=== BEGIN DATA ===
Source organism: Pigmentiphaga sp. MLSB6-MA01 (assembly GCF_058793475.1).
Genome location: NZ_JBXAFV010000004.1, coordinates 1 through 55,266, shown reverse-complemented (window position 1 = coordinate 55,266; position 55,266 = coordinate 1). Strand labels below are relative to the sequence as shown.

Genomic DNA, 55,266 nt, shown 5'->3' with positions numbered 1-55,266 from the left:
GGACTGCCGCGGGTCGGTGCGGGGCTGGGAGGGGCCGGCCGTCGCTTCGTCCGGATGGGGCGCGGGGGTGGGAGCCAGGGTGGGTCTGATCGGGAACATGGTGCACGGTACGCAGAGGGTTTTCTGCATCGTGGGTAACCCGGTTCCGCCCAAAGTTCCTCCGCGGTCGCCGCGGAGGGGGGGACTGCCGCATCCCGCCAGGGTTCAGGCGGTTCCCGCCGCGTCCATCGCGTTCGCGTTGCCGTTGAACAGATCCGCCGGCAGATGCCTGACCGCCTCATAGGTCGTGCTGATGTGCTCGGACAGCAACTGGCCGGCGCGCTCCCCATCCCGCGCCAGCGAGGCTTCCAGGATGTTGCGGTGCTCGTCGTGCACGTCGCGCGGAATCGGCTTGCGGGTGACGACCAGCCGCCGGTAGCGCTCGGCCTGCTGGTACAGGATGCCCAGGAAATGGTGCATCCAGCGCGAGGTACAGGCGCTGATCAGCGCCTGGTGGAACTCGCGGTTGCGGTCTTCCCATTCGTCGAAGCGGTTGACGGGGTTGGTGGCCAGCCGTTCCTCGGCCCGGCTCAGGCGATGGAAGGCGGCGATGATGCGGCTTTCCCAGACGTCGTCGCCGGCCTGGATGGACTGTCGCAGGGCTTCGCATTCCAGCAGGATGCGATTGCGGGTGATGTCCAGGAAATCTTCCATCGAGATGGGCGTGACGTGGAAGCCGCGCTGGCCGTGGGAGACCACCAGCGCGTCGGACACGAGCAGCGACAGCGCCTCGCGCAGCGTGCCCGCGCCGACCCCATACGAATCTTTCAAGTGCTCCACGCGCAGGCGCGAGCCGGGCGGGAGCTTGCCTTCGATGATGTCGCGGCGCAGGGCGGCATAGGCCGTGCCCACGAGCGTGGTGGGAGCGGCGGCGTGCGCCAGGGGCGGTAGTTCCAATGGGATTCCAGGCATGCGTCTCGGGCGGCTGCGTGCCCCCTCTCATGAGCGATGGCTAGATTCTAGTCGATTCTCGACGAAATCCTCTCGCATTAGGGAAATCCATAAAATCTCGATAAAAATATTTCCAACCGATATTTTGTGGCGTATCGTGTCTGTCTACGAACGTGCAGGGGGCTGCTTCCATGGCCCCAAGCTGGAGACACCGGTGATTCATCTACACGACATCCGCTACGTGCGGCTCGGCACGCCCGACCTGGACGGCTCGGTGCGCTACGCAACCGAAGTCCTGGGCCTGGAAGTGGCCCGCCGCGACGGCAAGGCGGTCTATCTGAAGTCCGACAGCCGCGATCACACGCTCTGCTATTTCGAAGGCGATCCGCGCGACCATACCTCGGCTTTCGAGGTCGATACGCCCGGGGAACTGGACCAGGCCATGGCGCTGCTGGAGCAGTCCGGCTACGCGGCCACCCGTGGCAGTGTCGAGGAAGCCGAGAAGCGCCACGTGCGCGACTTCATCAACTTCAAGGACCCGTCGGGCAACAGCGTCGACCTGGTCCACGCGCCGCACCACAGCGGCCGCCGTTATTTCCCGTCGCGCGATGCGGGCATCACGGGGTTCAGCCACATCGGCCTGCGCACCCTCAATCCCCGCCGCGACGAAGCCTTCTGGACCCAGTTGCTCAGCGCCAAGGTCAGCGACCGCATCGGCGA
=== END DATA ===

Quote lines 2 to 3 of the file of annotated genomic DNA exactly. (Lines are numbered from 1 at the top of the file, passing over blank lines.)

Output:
Genome location: NZ_JBXAFV010000004.1, coordinates 1 through 55,266, shown reverse-complemented (window position 1 = coordinate 55,266; position 55,266 = coordinate 1). Strand labels below are relative to the sequence as shown.

Genomic DNA, 55,266 nt, shown 5'->3' with positions numbered 1-55,266 from the left: